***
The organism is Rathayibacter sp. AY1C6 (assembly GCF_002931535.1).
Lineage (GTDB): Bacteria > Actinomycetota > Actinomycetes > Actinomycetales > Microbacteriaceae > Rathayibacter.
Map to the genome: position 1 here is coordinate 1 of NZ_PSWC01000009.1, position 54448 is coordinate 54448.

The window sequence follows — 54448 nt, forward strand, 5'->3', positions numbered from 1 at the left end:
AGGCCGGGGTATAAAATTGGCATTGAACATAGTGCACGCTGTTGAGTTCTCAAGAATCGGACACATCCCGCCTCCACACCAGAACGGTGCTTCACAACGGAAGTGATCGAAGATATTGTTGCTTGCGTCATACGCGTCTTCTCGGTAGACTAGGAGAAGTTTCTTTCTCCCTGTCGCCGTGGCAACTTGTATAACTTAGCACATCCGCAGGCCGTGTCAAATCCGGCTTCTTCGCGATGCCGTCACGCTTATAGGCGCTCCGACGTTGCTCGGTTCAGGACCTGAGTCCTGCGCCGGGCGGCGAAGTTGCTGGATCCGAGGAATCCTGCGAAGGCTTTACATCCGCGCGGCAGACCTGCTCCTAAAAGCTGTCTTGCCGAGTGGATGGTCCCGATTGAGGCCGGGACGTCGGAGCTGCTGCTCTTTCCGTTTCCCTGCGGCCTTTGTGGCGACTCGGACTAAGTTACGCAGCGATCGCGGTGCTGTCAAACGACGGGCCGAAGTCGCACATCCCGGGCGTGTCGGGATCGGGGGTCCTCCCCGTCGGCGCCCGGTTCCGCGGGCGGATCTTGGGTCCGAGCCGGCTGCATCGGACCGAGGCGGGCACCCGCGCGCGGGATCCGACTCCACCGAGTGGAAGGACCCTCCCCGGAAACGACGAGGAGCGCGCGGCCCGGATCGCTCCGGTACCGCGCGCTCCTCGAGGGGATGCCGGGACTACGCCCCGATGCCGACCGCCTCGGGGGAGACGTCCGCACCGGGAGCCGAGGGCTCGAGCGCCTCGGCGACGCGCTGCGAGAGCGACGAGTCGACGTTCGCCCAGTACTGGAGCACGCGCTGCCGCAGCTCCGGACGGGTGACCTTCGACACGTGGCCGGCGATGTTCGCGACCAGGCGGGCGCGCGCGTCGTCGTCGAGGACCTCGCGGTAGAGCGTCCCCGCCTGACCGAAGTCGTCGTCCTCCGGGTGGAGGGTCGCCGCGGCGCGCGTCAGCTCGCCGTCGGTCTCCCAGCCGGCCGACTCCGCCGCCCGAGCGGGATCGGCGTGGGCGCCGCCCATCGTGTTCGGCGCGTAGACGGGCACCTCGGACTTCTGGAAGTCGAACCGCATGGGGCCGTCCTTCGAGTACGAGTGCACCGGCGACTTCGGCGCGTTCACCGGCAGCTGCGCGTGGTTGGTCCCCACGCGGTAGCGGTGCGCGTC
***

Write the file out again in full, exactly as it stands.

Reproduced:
The organism is Rathayibacter sp. AY1C6 (assembly GCF_002931535.1).
Lineage (GTDB): Bacteria > Actinomycetota > Actinomycetes > Actinomycetales > Microbacteriaceae > Rathayibacter.
Map to the genome: position 1 here is coordinate 1 of NZ_PSWC01000009.1, position 54448 is coordinate 54448.

The window sequence follows — 54448 nt, forward strand, 5'->3', positions numbered from 1 at the left end:
AGGCCGGGGTATAAAATTGGCATTGAACATAGTGCACGCTGTTGAGTTCTCAAGAATCGGACACATCCCGCCTCCACACCAGAACGGTGCTTCACAACGGAAGTGATCGAAGATATTGTTGCTTGCGTCATACGCGTCTTCTCGGTAGACTAGGAGAAGTTTCTTTCTCCCTGTCGCCGTGGCAACTTGTATAACTTAGCACATCCGCAGGCCGTGTCAAATCCGGCTTCTTCGCGATGCCGTCACGCTTATAGGCGCTCCGACGTTGCTCGGTTCAGGACCTGAGTCCTGCGCCGGGCGGCGAAGTTGCTGGATCCGAGGAATCCTGCGAAGGCTTTACATCCGCGCGGCAGACCTGCTCCTAAAAGCTGTCTTGCCGAGTGGATGGTCCCGATTGAGGCCGGGACGTCGGAGCTGCTGCTCTTTCCGTTTCCCTGCGGCCTTTGTGGCGACTCGGACTAAGTTACGCAGCGATCGCGGTGCTGTCAAACGACGGGCCGAAGTCGCACATCCCGGGCGTGTCGGGATCGGGGGTCCTCCCCGTCGGCGCCCGGTTCCGCGGGCGGATCTTGGGTCCGAGCCGGCTGCATCGGACCGAGGCGGGCACCCGCGCGCGGGATCCGACTCCACCGAGTGGAAGGACCCTCCCCGGAAACGACGAGGAGCGCGCGGCCCGGATCGCTCCGGTACCGCGCGCTCCTCGAGGGGATGCCGGGACTACGCCCCGATGCCGACCGCCTCGGGGGAGACGTCCGCACCGGGAGCCGAGGGCTCGAGCGCCTCGGCGACGCGCTGCGAGAGCGACGAGTCGACGTTCGCCCAGTACTGGAGCACGCGCTGCCGCAGCTCCGGACGGGTGACCTTCGACACGTGGCCGGCGATGTTCGCGACCAGGCGGGCGCGCGCGTCGTCGTCGAGGACCTCGCGGTAGAGCGTCCCCGCCTGACCGAAGTCGTCGTCCTCCGGGTGGAGGGTCGCCGCGGCGCGCGTCAGCTCGCCGTCGGTCTCCCAGCCGGCCGACTCCGCCGCCCGAGCGGGATCGGCGTGGGCGCCGCCCATCGTGTTCGGCGCGTAGACGGGCACCTCGGACTTCTGGAAGTCGAACCGCATGGGGCCGTCCTTCGAGTACGAGTGCACCGGCGACTTCGGCGCGTTCACCGGCAGCTGCGCGTGGTTGGTCCCCACGCGGTAGCGGTGCGCGTC